But a streaming-first approach doesn’t work for every movie, and studios don’t want to cut them off completely. By bypassing a theatrical release and going straight to a rental option, studios risk losing out on the combined revenue of having a theatrical release and a secondary digital rental window. Trolls World Tour’s digital release may have produced impressive revenue for Universal, but there’s no guarantee it’ll beat the original film’s total revenue in the long run — rentals now could mean fewer rentals later. The film likely also benefited from the unique circumstances of everyone being stuck at home, schools being closed, and parents needing new ways to keep kids entertained.
That’s why blockbusters expected to make far larger box office figures have been delayed. F9 will now come out in April 2021, nearly a year past its original release date, when Universal hopes it can capitalize on a full theatrical release and cross $1 billion at the global box office. NBCUniversal head Jeff Shell even said that, while Trolls “demonstrated the viability” of digital releases, the studio intends to “release movies on both formats” once theaters reopen.
Blockbusters still stand to bring in far more money at theaters
Studios still want to release their biggest movies into theaters. WarnerMedia CEO and newly announced AT&T CEO John Stankey said last week that the studio “will continue to champion creative work that is worthy of the theatrical experience.” Disney chairman and head of studios Alan Horn recently said he sees a world in which midtier movies go directly to Disney Plus, but blockbusters like Avengers: Endgame, which generated $2.8 billion worldwide in 2019, stay in theaters. Studios will do whatever makes the most sense for their business in a world where theatrical releases and direct to consumer platforms exist side-by-side. Sometimes that means adhering to the traditional theatrical window and release, sometimes it means going straight to audiences at home.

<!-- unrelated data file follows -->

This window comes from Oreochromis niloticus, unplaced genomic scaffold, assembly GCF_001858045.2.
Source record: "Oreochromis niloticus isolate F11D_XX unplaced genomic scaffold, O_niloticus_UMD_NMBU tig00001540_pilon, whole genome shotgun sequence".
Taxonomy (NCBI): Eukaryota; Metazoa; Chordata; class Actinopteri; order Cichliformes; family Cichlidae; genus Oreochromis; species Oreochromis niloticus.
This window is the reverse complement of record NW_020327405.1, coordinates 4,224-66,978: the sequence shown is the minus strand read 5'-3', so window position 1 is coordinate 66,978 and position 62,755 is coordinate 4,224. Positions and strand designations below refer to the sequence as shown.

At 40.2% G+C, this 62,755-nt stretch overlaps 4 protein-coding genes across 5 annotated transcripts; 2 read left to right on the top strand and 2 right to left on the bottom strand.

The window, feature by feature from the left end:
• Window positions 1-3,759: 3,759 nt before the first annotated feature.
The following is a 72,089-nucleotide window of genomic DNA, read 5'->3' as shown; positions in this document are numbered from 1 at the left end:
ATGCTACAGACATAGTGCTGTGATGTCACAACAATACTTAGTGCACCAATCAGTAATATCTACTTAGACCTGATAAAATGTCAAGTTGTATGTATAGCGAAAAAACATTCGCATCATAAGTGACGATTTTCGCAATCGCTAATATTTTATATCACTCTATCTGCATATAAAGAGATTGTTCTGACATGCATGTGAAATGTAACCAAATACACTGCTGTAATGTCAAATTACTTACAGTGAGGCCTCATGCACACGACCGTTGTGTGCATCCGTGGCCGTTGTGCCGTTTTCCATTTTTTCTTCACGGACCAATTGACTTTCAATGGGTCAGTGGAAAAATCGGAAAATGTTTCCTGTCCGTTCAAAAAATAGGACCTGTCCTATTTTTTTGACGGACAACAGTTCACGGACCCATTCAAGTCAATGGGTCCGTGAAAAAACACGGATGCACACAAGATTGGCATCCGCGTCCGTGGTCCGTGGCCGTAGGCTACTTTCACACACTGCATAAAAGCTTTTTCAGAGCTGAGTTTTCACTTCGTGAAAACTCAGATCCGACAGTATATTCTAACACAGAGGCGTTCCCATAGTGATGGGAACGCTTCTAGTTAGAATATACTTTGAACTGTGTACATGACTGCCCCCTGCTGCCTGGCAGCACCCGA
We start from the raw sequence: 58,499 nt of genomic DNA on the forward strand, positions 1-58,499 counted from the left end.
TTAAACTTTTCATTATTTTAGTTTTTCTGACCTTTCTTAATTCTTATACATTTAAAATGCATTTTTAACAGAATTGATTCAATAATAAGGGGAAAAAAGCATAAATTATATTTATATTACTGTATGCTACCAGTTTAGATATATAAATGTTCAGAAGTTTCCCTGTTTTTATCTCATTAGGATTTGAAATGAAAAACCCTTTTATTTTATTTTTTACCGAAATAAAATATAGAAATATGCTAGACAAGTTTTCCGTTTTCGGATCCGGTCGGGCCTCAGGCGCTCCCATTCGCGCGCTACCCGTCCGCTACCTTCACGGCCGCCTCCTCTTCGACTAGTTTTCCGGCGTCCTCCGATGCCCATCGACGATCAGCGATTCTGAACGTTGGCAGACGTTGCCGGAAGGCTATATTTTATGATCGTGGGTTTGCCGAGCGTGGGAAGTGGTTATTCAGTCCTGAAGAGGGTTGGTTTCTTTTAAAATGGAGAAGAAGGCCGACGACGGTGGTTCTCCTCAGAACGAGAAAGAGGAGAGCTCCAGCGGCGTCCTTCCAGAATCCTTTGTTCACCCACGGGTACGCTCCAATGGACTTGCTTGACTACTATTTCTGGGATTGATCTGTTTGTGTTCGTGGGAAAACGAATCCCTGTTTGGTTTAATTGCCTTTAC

This is also why AMC’s threat to drop Universal films is unlikely to stand. Aron’s decision is extreme, and it seems unlikely that AMC Theaters will stop carrying Universal movies by 2021, when some of the studio’s biggest films, including F9, are set to be released. AMC has said it risks running out of cash due to theater closures and has raised even more debt to make it until theaters start reopening.
Cutting out movies like F9 or the third installment in the Jurassic World franchise, which could easily generate more than $1 billion at the box office, would be a huge loss to theaters. Instead, Aron’s statement should be taken as a reminder that movie theater owners are wary of more studios using their own streaming platforms and VOD services to release movies directly to consumers, seemingly whenever they want.
Trolls World Tour shows where the industry has long been headed. Rental platforms like iTunes created the opportunity for digital-first distribution, and streaming services like Netflix showed that the appetite to watch digital-first shows and movies is nearly endless. Trolls World Tour proved that, for some films, it’s a viable alternative to theaters — in certain cases. But there’s a difference between Trolls World Tour and F9, and there’s a reason one moved to VOD and the other was delayed a full year.